I wish I could be present at the celebration of America Magazine’s 100th Anniversary tomorrow in New York. It was about two years ago that I was invited to participate in the blog “The Good Word,” and I have enjoyed the opportunity that I was given by Tim Reidy and the magazine as a whole. I had wished to be a part of the celebration, but I am teaching this weekend for the Archdiocese of St. Paul-Minneapolis. My wife would have preferred New York. I have only a little history in the Catholic Church, 9 years to be exact, but I know that the Jesuits can cause consternation among some, mostly of my ilk, who would be described as “conservative” on many issues, though I prefer simply to be described as a “Christian.” This designation indicates to me the many ways in which those of us who call on the name of the Lord Jesus Christ continue to attempt to live out the Gospel by applying it to our daily lives and our culture. It is a part of a great mystery of being a follower of Jesus Christ.
In a different way, the Catholic Church was simply a mystery to me when I attended St. Michael’s College at the University of Toronto, as I soon became aware of groups, orders, and cultural and political divisions within the Church that made it even more, not less, mysterious to me. When I became a student at McMaster University, I began to study with Ben F. Meyer, who was no longer a Jesuit, but who made me aware of the order, particularly through his faith, erudition and personal grace. It would be hard to find a better representative. So, when years later my wife and I entered the Church in Winnipeg, we did so at St. Ignatius Church, happily located two blocks from our home. It was a delight to walk to RCIA on Tuesday nights and be taught by Fr. Eric Jensen, S.J. I have only fondness for my personal encounters with the Jesuits.
I have even more now since I have been a contributor to the blog. Some of my friends avoid my entries at America because, well, because, it’s America Magazine. Yet, no one at America Magazine has said a word to me about a particular stance I should take on any issue or any passage. What has marked my time here has been trust, respect and kindness. There was no test of my religious or political bona fides, even though when I read political commentary at America Magazine my face sometimes blanches – I am so not on the Obama wagon (but I write for the “Good Word” so I will say nothing else) – yet what I like about this magazine is its genuine attempt to breach cultural and political divides with the Gospel truth. This attitude strikes me as Christian and as Catholic. I appreciate having an opportunity to participate in this ongoing conversation about making the faith of the Church real and present for readers. I appreciate America Magazine for walking the walk of reaching out to people of all sorts by giving me a voice in their online magazine. It has been a blast for me, and I hope I will continue to participate for many more years. Congratulations to America Magazine and all those associated with it on the first 100 years of making the Gospel known and loved. As for the next 100 years (and beyond), the First Reading for April 18, 2009, Saturday in the Octave of Easter, states,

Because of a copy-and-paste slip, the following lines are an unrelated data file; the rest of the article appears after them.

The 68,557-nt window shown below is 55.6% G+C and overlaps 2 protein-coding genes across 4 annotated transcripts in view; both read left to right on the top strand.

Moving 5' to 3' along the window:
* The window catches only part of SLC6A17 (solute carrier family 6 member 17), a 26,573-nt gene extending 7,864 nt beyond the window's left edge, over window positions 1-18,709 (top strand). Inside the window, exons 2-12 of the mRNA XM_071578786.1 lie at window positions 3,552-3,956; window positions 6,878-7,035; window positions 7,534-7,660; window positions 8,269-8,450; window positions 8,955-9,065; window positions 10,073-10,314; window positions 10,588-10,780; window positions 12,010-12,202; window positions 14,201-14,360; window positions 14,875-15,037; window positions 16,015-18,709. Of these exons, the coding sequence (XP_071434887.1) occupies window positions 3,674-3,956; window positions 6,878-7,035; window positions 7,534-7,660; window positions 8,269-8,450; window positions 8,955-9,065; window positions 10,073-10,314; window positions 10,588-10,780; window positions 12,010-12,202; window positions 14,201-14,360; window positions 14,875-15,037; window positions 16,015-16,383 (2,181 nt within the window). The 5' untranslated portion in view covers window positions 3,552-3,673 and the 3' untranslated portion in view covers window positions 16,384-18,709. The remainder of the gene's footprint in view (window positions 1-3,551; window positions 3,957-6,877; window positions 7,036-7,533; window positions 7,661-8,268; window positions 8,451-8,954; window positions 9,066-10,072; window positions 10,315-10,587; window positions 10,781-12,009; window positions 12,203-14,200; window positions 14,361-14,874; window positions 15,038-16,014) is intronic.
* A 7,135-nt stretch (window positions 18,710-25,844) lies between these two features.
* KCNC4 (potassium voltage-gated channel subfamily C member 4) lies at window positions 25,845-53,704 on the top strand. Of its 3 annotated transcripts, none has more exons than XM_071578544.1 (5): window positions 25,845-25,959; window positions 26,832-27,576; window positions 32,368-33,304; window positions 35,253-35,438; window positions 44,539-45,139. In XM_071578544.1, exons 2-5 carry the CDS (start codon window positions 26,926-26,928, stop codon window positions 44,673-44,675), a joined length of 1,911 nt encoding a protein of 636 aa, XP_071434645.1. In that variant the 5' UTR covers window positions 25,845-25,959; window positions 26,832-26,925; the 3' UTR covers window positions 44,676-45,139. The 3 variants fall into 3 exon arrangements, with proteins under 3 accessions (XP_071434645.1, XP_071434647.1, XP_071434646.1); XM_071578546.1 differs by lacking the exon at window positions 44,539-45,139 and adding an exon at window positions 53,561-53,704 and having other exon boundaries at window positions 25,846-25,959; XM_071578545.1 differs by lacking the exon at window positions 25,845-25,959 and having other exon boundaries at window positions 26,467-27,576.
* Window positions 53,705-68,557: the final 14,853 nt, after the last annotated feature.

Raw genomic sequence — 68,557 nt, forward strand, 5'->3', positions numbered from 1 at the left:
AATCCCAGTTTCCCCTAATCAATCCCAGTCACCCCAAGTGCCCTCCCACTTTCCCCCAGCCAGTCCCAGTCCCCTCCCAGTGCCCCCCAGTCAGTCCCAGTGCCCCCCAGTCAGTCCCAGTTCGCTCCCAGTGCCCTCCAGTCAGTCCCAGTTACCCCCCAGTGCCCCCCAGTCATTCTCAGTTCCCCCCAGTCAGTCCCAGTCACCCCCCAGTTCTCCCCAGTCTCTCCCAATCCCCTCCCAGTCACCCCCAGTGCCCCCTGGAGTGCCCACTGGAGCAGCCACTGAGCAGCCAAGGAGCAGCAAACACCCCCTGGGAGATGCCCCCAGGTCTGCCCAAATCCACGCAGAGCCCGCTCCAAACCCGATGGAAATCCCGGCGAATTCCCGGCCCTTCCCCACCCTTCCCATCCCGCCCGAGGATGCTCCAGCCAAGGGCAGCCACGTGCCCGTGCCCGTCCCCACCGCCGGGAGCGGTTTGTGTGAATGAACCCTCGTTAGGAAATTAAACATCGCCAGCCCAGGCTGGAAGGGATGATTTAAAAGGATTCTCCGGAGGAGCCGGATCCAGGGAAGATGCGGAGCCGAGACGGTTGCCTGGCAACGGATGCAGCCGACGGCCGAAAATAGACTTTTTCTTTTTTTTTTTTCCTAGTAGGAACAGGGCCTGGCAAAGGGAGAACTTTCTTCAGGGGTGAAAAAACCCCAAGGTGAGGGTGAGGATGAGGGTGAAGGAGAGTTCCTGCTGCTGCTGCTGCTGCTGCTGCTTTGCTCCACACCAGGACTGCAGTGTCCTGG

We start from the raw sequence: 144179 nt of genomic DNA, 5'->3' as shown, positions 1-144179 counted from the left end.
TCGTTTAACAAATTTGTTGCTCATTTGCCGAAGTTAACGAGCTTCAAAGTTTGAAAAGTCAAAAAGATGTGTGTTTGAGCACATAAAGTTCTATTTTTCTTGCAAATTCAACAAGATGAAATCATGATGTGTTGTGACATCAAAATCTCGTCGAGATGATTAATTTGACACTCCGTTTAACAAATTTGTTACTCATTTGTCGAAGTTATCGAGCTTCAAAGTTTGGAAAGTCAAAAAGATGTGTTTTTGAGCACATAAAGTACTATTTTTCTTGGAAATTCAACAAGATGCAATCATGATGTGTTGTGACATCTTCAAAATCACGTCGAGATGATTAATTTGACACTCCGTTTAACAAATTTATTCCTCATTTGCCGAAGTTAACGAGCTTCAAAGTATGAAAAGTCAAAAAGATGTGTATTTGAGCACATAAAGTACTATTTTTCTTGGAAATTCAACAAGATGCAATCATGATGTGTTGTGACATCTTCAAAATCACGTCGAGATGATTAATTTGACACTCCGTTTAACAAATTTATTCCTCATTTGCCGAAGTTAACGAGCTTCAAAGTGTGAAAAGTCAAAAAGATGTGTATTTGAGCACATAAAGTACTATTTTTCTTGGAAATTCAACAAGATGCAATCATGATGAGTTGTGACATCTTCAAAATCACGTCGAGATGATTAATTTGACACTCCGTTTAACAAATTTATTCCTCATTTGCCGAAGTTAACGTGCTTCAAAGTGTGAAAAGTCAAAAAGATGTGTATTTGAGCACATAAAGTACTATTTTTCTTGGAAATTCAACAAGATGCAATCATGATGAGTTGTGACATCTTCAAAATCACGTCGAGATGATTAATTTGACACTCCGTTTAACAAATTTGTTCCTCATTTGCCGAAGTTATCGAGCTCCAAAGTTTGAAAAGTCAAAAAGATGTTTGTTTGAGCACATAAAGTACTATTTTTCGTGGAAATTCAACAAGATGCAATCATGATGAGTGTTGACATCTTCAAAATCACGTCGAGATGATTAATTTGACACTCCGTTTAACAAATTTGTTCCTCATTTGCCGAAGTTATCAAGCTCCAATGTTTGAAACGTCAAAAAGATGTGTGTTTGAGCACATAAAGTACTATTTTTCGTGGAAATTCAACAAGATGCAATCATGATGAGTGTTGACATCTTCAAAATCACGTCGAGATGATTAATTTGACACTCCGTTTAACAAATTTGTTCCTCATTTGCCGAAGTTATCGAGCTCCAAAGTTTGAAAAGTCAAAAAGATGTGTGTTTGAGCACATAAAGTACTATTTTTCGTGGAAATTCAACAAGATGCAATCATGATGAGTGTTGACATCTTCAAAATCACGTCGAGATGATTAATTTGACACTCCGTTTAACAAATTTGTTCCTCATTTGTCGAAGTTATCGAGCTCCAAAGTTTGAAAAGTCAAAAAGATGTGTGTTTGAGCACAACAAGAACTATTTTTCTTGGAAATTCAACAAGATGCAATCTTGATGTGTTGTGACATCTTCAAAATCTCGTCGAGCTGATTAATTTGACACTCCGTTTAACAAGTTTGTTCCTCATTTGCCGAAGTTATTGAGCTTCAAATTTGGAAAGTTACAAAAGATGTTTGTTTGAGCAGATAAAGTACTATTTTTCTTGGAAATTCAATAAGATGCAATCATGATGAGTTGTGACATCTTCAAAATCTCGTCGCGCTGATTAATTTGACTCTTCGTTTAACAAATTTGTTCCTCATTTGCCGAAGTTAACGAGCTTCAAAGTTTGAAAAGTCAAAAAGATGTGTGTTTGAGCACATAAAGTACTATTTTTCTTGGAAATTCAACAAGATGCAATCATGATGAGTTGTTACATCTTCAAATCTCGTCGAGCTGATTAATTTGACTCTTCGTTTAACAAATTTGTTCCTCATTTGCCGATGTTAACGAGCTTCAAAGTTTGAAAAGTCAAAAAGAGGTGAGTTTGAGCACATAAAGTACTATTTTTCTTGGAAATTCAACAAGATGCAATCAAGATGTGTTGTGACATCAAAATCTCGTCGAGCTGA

So they called them and ordered them not to speak or teach at all in the name of Jesus. But Peter and John answered them, "Whether it is right in God’s sight to listen to you rather than to God, you must judge; for we cannot keep from speaking about what we have seen and heard." (Acts 4:18-20)
I know America Magazine will continue to make known the Gospel, “for we cannot keep from speaking about what we have seen and heard”.
John W. Martens